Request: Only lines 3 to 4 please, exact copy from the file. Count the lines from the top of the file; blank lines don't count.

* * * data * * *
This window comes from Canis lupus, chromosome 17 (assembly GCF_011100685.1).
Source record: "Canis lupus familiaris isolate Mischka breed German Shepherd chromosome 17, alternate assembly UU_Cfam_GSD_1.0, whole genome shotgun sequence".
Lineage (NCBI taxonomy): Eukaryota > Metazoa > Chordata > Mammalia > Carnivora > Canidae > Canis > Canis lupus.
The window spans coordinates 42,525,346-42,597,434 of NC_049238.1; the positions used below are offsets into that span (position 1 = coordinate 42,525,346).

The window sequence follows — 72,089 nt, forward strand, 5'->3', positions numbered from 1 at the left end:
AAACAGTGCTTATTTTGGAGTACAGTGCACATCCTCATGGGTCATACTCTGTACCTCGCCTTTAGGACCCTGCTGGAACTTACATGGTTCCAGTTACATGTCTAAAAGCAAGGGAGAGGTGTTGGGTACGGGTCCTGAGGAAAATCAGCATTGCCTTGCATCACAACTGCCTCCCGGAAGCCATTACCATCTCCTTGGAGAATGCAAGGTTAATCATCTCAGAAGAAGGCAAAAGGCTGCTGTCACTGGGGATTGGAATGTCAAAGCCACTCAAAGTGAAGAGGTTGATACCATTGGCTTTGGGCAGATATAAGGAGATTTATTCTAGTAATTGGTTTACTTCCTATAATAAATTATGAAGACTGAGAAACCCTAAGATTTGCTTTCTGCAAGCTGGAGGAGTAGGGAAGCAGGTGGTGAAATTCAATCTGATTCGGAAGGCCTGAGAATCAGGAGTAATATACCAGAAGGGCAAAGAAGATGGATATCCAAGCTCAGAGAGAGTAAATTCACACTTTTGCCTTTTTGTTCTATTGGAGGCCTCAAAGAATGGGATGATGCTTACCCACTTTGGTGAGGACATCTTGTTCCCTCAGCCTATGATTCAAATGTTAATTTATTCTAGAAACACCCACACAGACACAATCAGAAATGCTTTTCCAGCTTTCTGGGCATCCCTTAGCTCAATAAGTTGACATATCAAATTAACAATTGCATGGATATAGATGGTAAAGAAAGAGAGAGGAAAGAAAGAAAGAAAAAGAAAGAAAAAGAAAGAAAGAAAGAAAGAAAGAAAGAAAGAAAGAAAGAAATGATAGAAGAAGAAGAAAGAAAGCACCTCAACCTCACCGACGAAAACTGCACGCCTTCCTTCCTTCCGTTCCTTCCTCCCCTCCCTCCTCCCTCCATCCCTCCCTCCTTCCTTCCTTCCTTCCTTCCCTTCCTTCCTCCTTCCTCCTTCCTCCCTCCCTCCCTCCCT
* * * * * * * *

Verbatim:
Lineage (NCBI taxonomy): Eukaryota > Metazoa > Chordata > Mammalia > Carnivora > Canidae > Canis > Canis lupus.
The window spans coordinates 42,525,346-42,597,434 of NC_049238.1; the positions used below are offsets into that span (position 1 = coordinate 42,525,346).